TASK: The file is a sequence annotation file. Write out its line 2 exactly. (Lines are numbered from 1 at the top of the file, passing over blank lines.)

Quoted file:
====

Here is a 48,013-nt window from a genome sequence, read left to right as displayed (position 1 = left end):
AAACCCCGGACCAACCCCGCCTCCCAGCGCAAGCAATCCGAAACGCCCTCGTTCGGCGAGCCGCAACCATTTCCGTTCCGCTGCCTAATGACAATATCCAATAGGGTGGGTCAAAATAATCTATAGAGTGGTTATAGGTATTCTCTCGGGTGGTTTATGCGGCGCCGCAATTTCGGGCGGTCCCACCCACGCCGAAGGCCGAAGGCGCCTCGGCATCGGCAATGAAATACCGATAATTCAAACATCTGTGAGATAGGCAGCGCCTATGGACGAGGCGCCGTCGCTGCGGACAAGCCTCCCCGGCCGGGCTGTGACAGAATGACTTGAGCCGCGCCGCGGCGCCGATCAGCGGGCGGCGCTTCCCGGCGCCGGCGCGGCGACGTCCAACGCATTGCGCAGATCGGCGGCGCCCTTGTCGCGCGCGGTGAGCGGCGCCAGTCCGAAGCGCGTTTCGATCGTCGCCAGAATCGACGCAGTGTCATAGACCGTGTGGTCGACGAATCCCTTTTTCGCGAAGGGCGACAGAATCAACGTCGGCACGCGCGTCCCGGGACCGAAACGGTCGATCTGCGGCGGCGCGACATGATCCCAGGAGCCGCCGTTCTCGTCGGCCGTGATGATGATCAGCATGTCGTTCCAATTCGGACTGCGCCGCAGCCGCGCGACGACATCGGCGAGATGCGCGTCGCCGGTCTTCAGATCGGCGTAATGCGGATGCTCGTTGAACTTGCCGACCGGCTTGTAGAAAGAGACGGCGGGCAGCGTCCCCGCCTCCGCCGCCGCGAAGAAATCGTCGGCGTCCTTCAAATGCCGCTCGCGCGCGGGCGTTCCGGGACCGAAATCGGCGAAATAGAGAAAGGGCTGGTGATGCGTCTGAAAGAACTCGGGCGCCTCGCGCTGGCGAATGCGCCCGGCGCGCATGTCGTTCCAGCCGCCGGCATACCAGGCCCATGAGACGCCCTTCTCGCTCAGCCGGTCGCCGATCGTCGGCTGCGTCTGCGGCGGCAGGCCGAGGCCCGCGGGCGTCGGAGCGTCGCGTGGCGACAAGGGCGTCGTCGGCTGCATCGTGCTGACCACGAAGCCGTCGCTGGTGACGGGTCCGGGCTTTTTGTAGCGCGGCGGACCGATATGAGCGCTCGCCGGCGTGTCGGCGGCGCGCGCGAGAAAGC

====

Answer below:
AAACCCCGGACCAACCCCGCCTCCCAGCGCAAGCAATCCGAAACGCCCTCGTTCGGCGAGCCGCAACCATTTCCGTTCCGCTGCCTAATGACAATATCCAATAGGGTGGGTCAAAATAATCTATAGAGTGGTTATAGGTATTCTCTCGGGTGGTTTATGCGGCGCCGCAATTTCGGGCGGTCCCACCCACGCCGAAGGCCGAAGGCGCCTCGGCATCGGCAATGAAATACCGATAATTCAAACATCTGTGAGATAGGCAGCGCCTATGGACGAGGCGCCGTCGCTGCGGACAAGCCTCCCCGGCCGGGCTGTGACAGAATGACTTGAGCCGCGCCGCGGCGCCGATCAGCGGGCGGCGCTTCCCGGCGCCGGCGCGGCGACGTCCAACGCATTGCGCAGATCGGCGGCGCCCTTGTCGCGCGCGGTGAGCGGCGCCAGTCCGAAGCGCGTTTCGATCGTCGCCAGAATCGACGCAGTGTCATAGACCGTGTGGTCGACGAATCCCTTTTTCGCGAAGGGCGACAGAATCAACGTCGGCACGCGCGTCCCGGGACCGAAACGGTCGATCTGCGGCGGCGCGACATGATCCCAGGAGCCGCCGTTCTCGTCGGCCGTGATGATGATCAGCATGTCGTTCCAATTCGGACTGCGCCGCAGCCGCGCGACGACATCGGCGAGATGCGCGTCGCCGGTCTTCAGATCGGCGTAATGCGGATGCTCGTTGAACTTGCCGACCGGCTTGTAGAAAGAGACGGCGGGCAGCGTCCCCGCCTCCGCCGCCGCGAAGAAATCGTCGGCGTCCTTCAAATGCCGCTCGCGCGCGGGCGTTCCGGGACCGAAATCGGCGAAATAGAGAAAGGGCTGGTGATGCGTCTGAAAGAACTCGGGCGCCTCGCGCTGGCGAATGCGCCCGGCGCGCATGTCGTTCCAGCCGCCGGCATACCAGGCCCATGAGACGCCCTTCTCGCTCAGCCGGTCGCCGATCGTCGGCTGCGTCTGCGGCGGCAGGCCGAGGCCCGCGGGCGTCGGAGCGTCGCGTGGCGACAAGGGCGTCGTCGGCTGCATCGTGCTGACCACGAAGCCGTCGCTGGTGACGGGTCCGGGCTTTTTGTAGCGCGGCGGACCGATATGAGCGCTCGCCGGCGTGTCGGCGGCGCGCGCGAGAAAGC